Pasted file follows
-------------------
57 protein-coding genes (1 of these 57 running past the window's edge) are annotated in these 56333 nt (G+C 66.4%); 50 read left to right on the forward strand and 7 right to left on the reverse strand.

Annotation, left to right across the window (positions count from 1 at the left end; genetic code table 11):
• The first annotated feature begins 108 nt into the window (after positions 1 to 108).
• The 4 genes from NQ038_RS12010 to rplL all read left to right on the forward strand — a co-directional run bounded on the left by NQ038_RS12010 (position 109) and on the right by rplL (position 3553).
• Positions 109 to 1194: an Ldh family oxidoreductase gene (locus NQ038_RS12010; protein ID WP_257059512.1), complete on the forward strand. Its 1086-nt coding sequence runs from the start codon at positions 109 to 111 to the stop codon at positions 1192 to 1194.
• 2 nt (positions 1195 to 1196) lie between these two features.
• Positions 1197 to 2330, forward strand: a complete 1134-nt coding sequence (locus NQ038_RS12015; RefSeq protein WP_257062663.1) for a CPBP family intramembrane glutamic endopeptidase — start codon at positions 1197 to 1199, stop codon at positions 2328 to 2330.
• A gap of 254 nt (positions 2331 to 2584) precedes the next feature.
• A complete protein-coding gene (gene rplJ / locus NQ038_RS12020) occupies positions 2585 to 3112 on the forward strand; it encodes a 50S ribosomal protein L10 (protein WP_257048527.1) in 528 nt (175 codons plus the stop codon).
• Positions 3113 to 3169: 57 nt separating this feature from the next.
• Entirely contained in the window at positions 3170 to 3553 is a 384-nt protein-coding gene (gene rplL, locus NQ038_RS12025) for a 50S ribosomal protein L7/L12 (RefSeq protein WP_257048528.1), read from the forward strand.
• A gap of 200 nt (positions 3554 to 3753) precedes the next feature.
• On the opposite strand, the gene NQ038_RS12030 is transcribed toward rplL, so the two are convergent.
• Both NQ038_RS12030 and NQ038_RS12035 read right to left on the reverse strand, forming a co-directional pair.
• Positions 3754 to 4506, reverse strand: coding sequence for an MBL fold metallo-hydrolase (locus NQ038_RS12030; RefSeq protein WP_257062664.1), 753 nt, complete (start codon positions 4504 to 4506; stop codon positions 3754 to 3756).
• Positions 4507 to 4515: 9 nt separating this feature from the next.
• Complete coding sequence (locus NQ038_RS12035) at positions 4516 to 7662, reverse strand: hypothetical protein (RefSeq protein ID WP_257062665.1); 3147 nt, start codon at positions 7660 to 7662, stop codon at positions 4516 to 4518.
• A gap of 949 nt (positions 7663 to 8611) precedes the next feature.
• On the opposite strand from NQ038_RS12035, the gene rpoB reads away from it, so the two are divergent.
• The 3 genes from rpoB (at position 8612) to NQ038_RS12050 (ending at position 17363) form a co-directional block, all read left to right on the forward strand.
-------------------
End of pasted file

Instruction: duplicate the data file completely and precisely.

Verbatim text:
57 protein-coding genes (1 of these 57 running past the window's edge) are annotated in these 56333 nt (G+C 66.4%); 50 read left to right on the forward strand and 7 right to left on the reverse strand.

Annotation, left to right across the window (positions count from 1 at the left end; genetic code table 11):
• The first annotated feature begins 108 nt into the window (after positions 1 to 108).
• The 4 genes from NQ038_RS12010 to rplL all read left to right on the forward strand — a co-directional run bounded on the left by NQ038_RS12010 (position 109) and on the right by rplL (position 3553).
• Positions 109 to 1194: an Ldh family oxidoreductase gene (locus NQ038_RS12010; protein ID WP_257059512.1), complete on the forward strand. Its 1086-nt coding sequence runs from the start codon at positions 109 to 111 to the stop codon at positions 1192 to 1194.
• 2 nt (positions 1195 to 1196) lie between these two features.
• Positions 1197 to 2330, forward strand: a complete 1134-nt coding sequence (locus NQ038_RS12015; RefSeq protein WP_257062663.1) for a CPBP family intramembrane glutamic endopeptidase — start codon at positions 1197 to 1199, stop codon at positions 2328 to 2330.
• A gap of 254 nt (positions 2331 to 2584) precedes the next feature.
• A complete protein-coding gene (gene rplJ / locus NQ038_RS12020) occupies positions 2585 to 3112 on the forward strand; it encodes a 50S ribosomal protein L10 (protein WP_257048527.1) in 528 nt (175 codons plus the stop codon).
• Positions 3113 to 3169: 57 nt separating this feature from the next.
• Entirely contained in the window at positions 3170 to 3553 is a 384-nt protein-coding gene (gene rplL, locus NQ038_RS12025) for a 50S ribosomal protein L7/L12 (RefSeq protein WP_257048528.1), read from the forward strand.
• A gap of 200 nt (positions 3554 to 3753) precedes the next feature.
• On the opposite strand, the gene NQ038_RS12030 is transcribed toward rplL, so the two are convergent.
• Both NQ038_RS12030 and NQ038_RS12035 read right to left on the reverse strand, forming a co-directional pair.
• Positions 3754 to 4506, reverse strand: coding sequence for an MBL fold metallo-hydrolase (locus NQ038_RS12030; RefSeq protein WP_257062664.1), 753 nt, complete (start codon positions 4504 to 4506; stop codon positions 3754 to 3756).
• Positions 4507 to 4515: 9 nt separating this feature from the next.
• Complete coding sequence (locus NQ038_RS12035) at positions 4516 to 7662, reverse strand: hypothetical protein (RefSeq protein ID WP_257062665.1); 3147 nt, start codon at positions 7660 to 7662, stop codon at positions 4516 to 4518.
• A gap of 949 nt (positions 7663 to 8611) precedes the next feature.
• On the opposite strand from NQ038_RS12035, the gene rpoB reads away from it, so the two are divergent.
• The 3 genes from rpoB (at position 8612) to NQ038_RS12050 (ending at position 17363) form a co-directional block, all read left to right on the forward strand.